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Lent in Mexico


Greer Garson's capirotada (7)  From
Joel Kramer @75001512@N00 flickr.com Creative Commons License

Lent in Mexico:

After the revelry of Carnival, comes the sober time of Lent. Lent is the period of 40 days between Ash Wednesday and Easter. The word for Lent in Spanish is Cuaresma, which comes from the word cuarenta, meaning forty, because Lent lasts for forty days (plus six Sundays which are not counted). For Christians this is traditionally a time of sobriety and abstinence meant to correspond to the time Jesus spent in the wilderness. Many people give up something for Lent. In Mexico it is customary to abstain from eating meat on Fridays during Lent.

Mexican Food for Lent:

Some foods are traditionally associated with Lent in Mexico. It is very common to eat seafood on Fridays - fish and shrimp are both very popular. Another food commonly eaten during Lent is empanadas de vigilia. These empanadas are made with a flour pastry shell and stuffed with vegetables or seafood. A dessert that is often served during this time of year is capirotada, a kind of Mexican bread pudding. The ingredients in capirotada are believed to represent the suffering of Christ on the cross (the bread symbolizes his body, the syrup is his blood, the cloves are the nails on the cross, and the melted cheese represents the shroud.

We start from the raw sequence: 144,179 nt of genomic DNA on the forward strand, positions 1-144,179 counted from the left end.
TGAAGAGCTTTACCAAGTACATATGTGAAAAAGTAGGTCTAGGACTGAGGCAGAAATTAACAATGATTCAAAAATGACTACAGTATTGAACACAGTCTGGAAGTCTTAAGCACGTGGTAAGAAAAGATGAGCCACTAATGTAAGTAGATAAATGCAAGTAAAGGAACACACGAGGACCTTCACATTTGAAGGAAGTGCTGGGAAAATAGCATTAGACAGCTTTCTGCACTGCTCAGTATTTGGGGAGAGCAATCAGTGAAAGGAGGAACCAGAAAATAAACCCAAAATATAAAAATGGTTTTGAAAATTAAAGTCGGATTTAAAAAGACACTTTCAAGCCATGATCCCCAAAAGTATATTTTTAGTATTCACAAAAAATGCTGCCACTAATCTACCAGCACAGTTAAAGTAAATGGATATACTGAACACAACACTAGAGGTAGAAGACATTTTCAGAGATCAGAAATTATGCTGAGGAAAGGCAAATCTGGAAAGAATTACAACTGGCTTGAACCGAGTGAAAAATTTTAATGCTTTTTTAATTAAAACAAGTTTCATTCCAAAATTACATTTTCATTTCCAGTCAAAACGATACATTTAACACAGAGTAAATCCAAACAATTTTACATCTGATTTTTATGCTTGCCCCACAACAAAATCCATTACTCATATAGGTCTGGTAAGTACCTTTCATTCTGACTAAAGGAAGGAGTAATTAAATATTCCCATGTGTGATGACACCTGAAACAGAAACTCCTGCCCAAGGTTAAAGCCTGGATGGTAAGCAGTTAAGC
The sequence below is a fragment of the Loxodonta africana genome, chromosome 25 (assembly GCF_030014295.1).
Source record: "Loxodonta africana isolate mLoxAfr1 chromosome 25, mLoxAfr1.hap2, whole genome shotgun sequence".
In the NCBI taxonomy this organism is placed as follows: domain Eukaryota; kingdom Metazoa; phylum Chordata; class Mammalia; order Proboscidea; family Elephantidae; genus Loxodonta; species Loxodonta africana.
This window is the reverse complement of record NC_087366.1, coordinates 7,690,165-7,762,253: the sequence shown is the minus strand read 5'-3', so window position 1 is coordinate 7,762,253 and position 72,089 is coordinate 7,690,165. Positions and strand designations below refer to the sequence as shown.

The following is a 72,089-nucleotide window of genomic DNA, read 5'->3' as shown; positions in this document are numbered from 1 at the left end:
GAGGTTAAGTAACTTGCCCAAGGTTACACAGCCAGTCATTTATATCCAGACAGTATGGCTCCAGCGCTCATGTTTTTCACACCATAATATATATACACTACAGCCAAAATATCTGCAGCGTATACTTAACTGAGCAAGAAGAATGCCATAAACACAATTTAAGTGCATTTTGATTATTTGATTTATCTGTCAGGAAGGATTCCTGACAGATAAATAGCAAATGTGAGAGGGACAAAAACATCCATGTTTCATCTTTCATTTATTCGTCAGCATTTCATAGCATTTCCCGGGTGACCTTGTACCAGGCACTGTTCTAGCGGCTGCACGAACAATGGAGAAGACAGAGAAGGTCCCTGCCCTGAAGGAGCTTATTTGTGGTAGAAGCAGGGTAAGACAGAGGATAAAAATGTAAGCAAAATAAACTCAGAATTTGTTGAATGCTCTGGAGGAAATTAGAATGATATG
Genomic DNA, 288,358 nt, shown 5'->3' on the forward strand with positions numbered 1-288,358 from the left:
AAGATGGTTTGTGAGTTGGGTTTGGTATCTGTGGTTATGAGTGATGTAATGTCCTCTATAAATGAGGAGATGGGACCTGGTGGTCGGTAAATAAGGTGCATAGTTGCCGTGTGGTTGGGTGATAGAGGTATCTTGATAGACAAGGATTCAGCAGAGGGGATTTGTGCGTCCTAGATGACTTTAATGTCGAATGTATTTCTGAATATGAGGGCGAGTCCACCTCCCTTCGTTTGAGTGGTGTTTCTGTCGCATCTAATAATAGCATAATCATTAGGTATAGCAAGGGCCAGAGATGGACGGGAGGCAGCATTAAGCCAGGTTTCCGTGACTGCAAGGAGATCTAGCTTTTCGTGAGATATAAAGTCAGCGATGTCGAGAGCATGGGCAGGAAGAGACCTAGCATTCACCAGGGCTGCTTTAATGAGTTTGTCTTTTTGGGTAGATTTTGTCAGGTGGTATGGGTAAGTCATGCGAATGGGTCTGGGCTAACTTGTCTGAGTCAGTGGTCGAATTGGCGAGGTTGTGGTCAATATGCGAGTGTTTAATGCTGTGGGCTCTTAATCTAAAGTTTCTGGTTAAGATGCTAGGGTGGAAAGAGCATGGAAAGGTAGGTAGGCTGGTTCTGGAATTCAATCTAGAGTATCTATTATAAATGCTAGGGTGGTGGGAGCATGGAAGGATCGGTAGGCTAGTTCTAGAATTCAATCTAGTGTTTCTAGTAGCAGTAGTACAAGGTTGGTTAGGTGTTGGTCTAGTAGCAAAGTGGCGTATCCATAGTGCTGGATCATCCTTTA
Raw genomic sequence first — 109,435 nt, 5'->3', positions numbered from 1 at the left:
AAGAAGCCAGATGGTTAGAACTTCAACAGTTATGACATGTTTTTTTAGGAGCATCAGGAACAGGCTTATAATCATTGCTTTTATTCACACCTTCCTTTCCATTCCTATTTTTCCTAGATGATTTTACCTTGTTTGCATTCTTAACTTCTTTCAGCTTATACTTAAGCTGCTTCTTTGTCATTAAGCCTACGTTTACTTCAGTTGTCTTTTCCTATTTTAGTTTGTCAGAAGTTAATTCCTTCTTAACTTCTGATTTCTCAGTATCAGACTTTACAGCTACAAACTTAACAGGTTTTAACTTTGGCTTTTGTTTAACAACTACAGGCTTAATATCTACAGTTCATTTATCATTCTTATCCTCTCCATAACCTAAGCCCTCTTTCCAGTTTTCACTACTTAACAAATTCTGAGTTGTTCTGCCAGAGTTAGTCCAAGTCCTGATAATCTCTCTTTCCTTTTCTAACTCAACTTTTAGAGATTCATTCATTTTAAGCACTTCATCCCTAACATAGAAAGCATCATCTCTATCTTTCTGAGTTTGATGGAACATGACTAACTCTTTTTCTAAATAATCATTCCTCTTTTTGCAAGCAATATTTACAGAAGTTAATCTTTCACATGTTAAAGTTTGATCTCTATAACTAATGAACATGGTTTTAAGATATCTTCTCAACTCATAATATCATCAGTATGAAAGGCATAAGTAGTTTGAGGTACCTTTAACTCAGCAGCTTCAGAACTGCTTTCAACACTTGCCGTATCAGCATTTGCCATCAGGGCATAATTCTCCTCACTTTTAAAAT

Read more about Mexican Food for Lent from the blog Mexico Cooks!

Dates of Lent:

The dates of Lent vary from year to year. The dates of Lent for the coming years are:

  • 2013 - February 13 to March 30
  • 2014 - March 5 to April 19
  • 2015 - February 18 to April 4
  • 2016 - February 10 to March 26

Ash Wednesday:

The first day of Lent is Ash Wednesday. On this day people go to church and the priest draws the sign of the cross in ashes on their forehead. This is a sign of repentance and is meant to remind people of their mortality. In Mexico, many Catholics leave the ashes on their foreheads all day as a sign of humility.

The Six Fridays of Lent:

In some regions of Mexico there are special celebrations on each Friday during Lent. For example, in Oaxaca, the fourth Friday of Lent is the Día de la Samaritana, the fifth Friday of Lent is celebrated in nearby Etla at the Señor de las Peñas Church. The custom is similar in Taxco, where there is a celebration on each of the Fridays during Lent in a different nearby village.

The sixth and final Friday of Lent is known as Viernes de Dolores, "Friday of Sorrows." This is a day of devotion to the Virgin Mary, with particular attention to her pain and suffering at the loss of her son. Altars are set up in churches and private homes in honor of the Virgin of Sorrows.

Palm Sunday:

Palm Sunday, known in Mexico as Domingo de Ramos is one week before Easter, and is the official start of Holy Week. On this day, Jesus' entrance into Jerusalem is commemorated. Artisans set up stalls outside of churches to sell intricately woven palms in the shape of crosses and other designs. In some places there are processions recreating Jesus' arrival in Jerusalem.

Next: Read about Holy Week in Mexico

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